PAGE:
2. "Hand over." How can the United States "hand over" power that it has never possessed? In any case, sovereignty is not a physical object, like a desk, that can be moved from one office to another. It is a relationship among people-one of command and obedience. Even if the United States did have sovereignty in Iraq, as it obviously does not, it would not be able to pass it on to someone else. Either the United States would remain the real sovereign behind the scenes or the new group would have to build up sovereign power for itself. Admittedly, the United States does possess something in Iraq -- unopposable military force. But this is one thing, needless to say, that the United States decidedly will not hand over on June 30 or any other day. (Other things it is not planning to hand over are control of the central bank and the news media.) Will the Governing Council, which many Iraqis call "the Governed Council," command American troops or, for that matter, even their own Iraqi troops? Not likely. Meanwhile, the misnamed "administrator" of the misnamed "coalition" will be replaced by a misnamed "ambassador," presiding over what is to be the largest US "embassy" in the world.

3. "The Iraqi people." The Iraqi people will have no involvement, whether as givers or takers of power, on June 30. Those to whom the United States plans to hand over something or other (it will certainly not be power) are a small group of Iraqi officials, most of whom are to be US appointees. No one knows yet exactly who they will be or how they are to be chosen, Bremer's previous plan of selecting them by means of managed "caucuses" having been scuttled in the face of opposition from Ayatollah Sistani.

4. "Interim Constitution." A series of temporary regulations promulgated, before any election has been held, in the name of a conquering power and its local appointees is wholly misdescribed as a constitution. A constitution is the fundamental, enduring law of a country. In a democracy, it proceeds from the will of the people. Nothing of this kind will be instituted in Iraq on June 30.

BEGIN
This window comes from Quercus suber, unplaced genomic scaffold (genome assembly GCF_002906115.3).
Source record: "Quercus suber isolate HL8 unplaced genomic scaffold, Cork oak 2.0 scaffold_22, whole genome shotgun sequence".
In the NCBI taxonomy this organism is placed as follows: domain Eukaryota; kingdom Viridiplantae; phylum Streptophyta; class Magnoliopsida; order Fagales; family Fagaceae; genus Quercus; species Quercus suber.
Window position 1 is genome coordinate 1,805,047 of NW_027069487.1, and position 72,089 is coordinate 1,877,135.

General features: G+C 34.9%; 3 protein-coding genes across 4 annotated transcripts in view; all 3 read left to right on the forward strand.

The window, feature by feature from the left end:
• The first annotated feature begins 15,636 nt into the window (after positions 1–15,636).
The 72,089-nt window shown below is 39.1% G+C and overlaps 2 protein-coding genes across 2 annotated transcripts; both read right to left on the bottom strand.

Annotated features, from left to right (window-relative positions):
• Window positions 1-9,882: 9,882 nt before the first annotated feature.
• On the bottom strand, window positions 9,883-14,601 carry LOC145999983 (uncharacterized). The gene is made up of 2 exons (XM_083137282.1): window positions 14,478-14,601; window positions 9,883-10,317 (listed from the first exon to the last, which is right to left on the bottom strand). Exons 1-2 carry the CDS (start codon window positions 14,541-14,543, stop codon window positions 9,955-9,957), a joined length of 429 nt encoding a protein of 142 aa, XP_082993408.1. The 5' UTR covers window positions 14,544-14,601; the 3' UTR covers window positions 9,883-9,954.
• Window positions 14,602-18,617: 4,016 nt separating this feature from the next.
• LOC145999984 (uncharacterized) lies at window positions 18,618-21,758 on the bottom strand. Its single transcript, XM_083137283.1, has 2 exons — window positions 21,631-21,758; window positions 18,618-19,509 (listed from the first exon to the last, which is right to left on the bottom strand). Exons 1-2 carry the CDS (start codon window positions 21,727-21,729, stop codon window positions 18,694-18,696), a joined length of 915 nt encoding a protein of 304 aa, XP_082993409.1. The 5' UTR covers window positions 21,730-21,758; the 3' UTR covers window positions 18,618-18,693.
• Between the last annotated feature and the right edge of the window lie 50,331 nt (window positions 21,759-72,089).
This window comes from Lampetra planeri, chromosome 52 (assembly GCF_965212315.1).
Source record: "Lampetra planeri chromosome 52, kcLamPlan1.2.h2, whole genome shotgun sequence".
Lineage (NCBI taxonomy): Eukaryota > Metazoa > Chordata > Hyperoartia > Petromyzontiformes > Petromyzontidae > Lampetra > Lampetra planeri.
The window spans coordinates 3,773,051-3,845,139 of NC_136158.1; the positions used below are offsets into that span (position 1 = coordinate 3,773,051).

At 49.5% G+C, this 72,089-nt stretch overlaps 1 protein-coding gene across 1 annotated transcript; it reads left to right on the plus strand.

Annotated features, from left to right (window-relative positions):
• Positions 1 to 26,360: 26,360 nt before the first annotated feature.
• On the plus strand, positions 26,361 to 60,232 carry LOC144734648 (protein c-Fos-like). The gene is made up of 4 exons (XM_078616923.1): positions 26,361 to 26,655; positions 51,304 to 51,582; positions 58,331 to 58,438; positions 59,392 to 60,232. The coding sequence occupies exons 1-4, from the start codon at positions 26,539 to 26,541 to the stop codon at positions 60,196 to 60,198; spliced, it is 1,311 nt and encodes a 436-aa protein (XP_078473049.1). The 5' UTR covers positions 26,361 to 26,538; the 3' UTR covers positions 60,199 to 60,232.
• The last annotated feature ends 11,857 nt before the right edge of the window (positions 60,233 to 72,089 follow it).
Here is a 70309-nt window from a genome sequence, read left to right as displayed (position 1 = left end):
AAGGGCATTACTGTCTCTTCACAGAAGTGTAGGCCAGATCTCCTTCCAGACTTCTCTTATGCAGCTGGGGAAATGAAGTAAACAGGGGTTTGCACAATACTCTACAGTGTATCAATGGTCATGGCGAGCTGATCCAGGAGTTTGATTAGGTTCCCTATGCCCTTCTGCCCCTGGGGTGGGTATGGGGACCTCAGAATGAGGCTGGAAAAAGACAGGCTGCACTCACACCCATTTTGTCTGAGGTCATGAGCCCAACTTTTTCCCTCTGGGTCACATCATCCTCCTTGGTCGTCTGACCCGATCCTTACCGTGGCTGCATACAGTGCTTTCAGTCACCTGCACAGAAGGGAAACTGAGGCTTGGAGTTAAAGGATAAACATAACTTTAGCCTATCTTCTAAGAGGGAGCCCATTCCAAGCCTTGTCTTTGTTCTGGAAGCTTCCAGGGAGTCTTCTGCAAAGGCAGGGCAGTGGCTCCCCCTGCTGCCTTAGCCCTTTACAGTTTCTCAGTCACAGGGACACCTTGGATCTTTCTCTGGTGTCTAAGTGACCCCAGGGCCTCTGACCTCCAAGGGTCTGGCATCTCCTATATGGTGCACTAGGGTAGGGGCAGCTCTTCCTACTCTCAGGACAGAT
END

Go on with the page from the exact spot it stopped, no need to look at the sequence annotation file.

5. "June 30, 2004." Among political observers, it is widely and believably said that this date is geared not to any events in Iraq but to the 2004 US presidential election. The Bush Administration wants to bolster the President's campaign by creating an impression of progress in Iraq, and is staffing the CPA's office of strategic communications with GOP operatives including Rich Galen, former press spokesman for Newt Gingrich and Dan Quayle.

Keeping all these things in mind, we should revise the commonly used phrases. Instead of saying, "On June 30, the Coalition will hand over sovereignty to the Iraqi people," we should say, "On June 30, the re-election campaign of George W. Bush will hand over the appearance of responsibility for the rapidly deteriorating situation in Iraq to certain of its local appointees."

And the Iraqi people? They are busy, violently and otherwise, struggling for their own future. One of the organizers of the Sistani petition, Saad Taher, commented to Shadid, "America has a term: the rebuilding of Iraq. We are rebuilding ourselves. We want to create a new Iraqi personality. That's our task. That's not the Americans' task." For better or worse, these words are already on their way to becoming true.